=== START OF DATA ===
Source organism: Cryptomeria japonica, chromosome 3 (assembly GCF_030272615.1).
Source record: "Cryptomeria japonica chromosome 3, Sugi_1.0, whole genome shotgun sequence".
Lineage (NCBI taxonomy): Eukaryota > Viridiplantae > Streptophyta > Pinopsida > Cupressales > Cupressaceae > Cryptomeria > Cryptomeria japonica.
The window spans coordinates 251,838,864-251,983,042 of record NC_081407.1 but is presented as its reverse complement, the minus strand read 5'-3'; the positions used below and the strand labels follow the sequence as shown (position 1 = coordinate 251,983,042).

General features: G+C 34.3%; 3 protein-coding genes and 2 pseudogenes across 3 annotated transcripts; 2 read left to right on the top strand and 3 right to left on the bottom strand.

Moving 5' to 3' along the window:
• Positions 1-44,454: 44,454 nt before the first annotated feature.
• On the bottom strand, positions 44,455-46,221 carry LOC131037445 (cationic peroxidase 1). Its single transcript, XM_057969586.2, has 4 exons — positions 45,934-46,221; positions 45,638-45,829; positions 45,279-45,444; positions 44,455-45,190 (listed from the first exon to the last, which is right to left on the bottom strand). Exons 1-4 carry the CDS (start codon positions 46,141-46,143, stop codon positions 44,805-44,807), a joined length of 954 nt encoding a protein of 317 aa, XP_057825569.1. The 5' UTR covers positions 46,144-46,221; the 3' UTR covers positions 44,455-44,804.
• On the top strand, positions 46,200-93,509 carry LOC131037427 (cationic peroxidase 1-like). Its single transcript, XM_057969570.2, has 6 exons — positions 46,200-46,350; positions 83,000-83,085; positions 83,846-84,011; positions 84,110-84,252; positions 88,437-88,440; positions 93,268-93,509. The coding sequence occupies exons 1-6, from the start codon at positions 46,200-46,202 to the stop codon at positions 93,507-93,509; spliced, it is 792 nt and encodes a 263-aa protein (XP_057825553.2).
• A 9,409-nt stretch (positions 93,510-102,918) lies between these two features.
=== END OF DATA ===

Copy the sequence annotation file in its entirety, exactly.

Source organism: Cryptomeria japonica, chromosome 3 (assembly GCF_030272615.1).
Source record: "Cryptomeria japonica chromosome 3, Sugi_1.0, whole genome shotgun sequence".
Lineage (NCBI taxonomy): Eukaryota > Viridiplantae > Streptophyta > Pinopsida > Cupressales > Cupressaceae > Cryptomeria > Cryptomeria japonica.
The window spans coordinates 251,838,864-251,983,042 of record NC_081407.1 but is presented as its reverse complement, the minus strand read 5'-3'; the positions used below and the strand labels follow the sequence as shown (position 1 = coordinate 251,983,042).

General features: G+C 34.3%; 3 protein-coding genes and 2 pseudogenes across 3 annotated transcripts; 2 read left to right on the top strand and 3 right to left on the bottom strand.

Moving 5' to 3' along the window:
• Positions 1-44,454: 44,454 nt before the first annotated feature.
• On the bottom strand, positions 44,455-46,221 carry LOC131037445 (cationic peroxidase 1). Its single transcript, XM_057969586.2, has 4 exons — positions 45,934-46,221; positions 45,638-45,829; positions 45,279-45,444; positions 44,455-45,190 (listed from the first exon to the last, which is right to left on the bottom strand). Exons 1-4 carry the CDS (start codon positions 46,141-46,143, stop codon positions 44,805-44,807), a joined length of 954 nt encoding a protein of 317 aa, XP_057825569.1. The 5' UTR covers positions 46,144-46,221; the 3' UTR covers positions 44,455-44,804.
• On the top strand, positions 46,200-93,509 carry LOC131037427 (cationic peroxidase 1-like). Its single transcript, XM_057969570.2, has 6 exons — positions 46,200-46,350; positions 83,000-83,085; positions 83,846-84,011; positions 84,110-84,252; positions 88,437-88,440; positions 93,268-93,509. The coding sequence occupies exons 1-6, from the start codon at positions 46,200-46,202 to the stop codon at positions 93,507-93,509; spliced, it is 792 nt and encodes a 263-aa protein (XP_057825553.2).
• A 9,409-nt stretch (positions 93,510-102,918) lies between these two features.